As a storm cleared and the sun set over Cap d’Antibes and the Massif de l’Esterel in the distance, the melancholy and joy of Behnam-Bakhtiar’s creations added an extra note to the end of summer in an area that has inspired artists for generations. Who knows, perhaps its the start of a new life for the Cote d’Azur as an artistic hub, generations after the likes of Picasso, Matisse, Van GoghCézanne and Dufy were mesmerised by the light, shapes and people here.

Oneness Wholeness with Jean Cocteau runs until 30 September at Villa Santo Sospir

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Aerial shot of luxury swimming pool surrounded by wooden decking and cabanas
Exterior shot of Monte-Carlo bay hotel with pink mansion house, luxury swimming pool and azure ocean

The grand exterior of Monte-Carlo Bay hotel

Why should I go now?

Speak to Monaco residents and they may tell you that August isn’t the ideal time to visit their fairytale territory: there are too many tourists, apparently. And yet we at LUX have quite a few Monaco-based friends who are staying put in the principality this month, and the overwhelming reason is the Monte Carlo Bay hotel.

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To understand its unique appeal, you need to be a little familiar with the rest of the hotel offerings on the Cote d’Azur. Monte Carlo itself has the Hermitage and the Metropole, beautiful, formal palaces with limited outdoor areas that somehow make them better suited to a romantic autumn break than a summer holiday. Down the coast, there are other palace hotels, some of them with big outdoor pools; but there is nothing like the Monte Carlo Bay.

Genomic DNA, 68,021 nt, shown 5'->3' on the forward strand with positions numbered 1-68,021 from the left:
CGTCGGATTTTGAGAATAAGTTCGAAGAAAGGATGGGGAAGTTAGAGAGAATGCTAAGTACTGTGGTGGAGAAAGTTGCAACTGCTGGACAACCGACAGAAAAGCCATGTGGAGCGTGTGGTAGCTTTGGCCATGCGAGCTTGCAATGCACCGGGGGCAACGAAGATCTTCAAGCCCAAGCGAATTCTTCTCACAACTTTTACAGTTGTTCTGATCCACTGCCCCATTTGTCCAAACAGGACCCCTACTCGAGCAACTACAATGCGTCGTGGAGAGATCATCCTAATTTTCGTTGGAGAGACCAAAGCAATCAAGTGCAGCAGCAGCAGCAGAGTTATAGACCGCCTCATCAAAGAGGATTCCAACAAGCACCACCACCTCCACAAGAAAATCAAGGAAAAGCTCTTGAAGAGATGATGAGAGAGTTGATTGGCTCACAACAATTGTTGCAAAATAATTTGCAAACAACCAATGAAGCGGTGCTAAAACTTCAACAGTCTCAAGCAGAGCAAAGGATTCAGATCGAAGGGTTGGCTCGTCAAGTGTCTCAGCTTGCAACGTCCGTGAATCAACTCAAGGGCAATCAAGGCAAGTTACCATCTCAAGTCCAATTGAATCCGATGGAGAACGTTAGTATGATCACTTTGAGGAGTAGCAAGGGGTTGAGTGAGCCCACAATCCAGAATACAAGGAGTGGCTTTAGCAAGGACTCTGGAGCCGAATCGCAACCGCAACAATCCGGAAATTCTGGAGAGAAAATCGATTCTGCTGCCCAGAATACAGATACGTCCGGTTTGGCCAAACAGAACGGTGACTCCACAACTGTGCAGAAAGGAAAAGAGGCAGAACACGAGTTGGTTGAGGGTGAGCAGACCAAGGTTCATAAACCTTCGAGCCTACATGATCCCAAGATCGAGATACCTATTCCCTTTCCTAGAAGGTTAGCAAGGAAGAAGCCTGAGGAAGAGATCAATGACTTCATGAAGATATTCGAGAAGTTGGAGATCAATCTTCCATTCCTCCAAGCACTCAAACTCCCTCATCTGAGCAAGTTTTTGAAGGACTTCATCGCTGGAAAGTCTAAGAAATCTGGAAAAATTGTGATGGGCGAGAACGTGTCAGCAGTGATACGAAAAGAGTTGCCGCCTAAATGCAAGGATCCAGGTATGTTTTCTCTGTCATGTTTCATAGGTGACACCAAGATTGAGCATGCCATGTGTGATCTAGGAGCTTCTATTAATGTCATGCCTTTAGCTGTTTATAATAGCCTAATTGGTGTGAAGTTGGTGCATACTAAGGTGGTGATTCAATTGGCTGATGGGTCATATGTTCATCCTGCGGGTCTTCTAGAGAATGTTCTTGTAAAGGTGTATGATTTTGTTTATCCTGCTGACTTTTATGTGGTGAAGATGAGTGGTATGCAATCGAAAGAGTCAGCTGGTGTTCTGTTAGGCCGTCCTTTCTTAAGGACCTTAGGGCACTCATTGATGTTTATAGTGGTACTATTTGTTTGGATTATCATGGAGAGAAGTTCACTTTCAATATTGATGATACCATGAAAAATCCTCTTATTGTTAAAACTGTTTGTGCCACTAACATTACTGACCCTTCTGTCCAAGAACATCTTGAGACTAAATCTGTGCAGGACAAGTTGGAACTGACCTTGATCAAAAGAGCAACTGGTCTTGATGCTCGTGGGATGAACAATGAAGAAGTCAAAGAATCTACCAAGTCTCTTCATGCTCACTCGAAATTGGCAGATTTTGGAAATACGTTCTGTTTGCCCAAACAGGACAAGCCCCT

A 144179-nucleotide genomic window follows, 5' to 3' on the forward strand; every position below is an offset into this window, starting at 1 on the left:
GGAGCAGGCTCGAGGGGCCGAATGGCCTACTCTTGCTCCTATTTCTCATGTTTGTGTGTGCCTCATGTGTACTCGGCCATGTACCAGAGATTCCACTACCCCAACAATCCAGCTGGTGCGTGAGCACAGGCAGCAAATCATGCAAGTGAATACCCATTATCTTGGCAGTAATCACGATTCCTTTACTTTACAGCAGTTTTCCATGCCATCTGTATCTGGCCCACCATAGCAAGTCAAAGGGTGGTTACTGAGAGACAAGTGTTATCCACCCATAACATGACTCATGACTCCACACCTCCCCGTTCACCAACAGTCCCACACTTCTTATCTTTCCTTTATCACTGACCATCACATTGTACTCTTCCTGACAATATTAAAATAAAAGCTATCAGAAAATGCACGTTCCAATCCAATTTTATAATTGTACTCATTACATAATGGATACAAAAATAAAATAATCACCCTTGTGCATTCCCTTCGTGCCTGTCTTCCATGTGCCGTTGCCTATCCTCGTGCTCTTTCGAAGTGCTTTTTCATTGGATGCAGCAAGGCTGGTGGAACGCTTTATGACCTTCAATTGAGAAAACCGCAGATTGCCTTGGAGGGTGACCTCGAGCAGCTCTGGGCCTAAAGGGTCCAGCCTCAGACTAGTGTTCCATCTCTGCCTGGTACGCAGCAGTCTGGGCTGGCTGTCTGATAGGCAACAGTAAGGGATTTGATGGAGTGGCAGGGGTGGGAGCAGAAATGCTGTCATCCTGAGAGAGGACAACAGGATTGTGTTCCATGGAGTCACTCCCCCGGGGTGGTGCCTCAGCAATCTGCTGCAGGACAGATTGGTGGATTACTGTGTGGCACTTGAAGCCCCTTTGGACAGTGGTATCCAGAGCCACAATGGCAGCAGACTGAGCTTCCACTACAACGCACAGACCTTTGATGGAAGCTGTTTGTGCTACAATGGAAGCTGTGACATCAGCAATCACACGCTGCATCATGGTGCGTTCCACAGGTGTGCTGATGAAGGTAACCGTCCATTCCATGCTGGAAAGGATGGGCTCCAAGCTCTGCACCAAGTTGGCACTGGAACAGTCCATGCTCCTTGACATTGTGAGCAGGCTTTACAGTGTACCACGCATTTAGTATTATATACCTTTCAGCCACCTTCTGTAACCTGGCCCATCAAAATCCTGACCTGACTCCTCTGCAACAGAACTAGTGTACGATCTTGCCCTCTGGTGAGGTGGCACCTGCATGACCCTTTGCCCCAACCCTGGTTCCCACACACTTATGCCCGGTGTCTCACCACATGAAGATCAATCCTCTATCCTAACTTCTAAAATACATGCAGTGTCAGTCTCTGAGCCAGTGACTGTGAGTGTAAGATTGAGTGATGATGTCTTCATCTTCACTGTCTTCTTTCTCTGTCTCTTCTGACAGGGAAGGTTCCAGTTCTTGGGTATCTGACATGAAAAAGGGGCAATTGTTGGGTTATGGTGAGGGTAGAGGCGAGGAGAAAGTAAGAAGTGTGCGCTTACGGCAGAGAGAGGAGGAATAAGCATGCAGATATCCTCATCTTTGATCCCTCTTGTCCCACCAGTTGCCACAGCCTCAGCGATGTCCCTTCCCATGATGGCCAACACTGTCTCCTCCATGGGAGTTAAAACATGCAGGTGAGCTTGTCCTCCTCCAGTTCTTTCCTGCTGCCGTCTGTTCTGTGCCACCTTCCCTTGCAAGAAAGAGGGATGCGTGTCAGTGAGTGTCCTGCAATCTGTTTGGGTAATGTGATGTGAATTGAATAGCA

luxury swimming pool with arched bridge at one end, surrounded by lush greenery

The hotel offers a plethora of activities and boasts a large swimming pool complex (pictured here and below)

Aerial shot of luxury swimming pool surrounded by wooden decking and cabanas

Arrive at the grand main entrance (you will likely be in a short queue of special edition Ferraris, convertible Rolls Royces, and souped-up Lamborghinis) walk through the high-ceilinged foyer and onto the terrace and you could be in a resort hotel in Asia; below you other terraces gleam invitingly, but the main attractions are, cleverly, screened out of sight.

What’s the lowdown?

luxury dining room interiors with green chairs, round tables, arched ceilings and potted plants

L’Orange Verte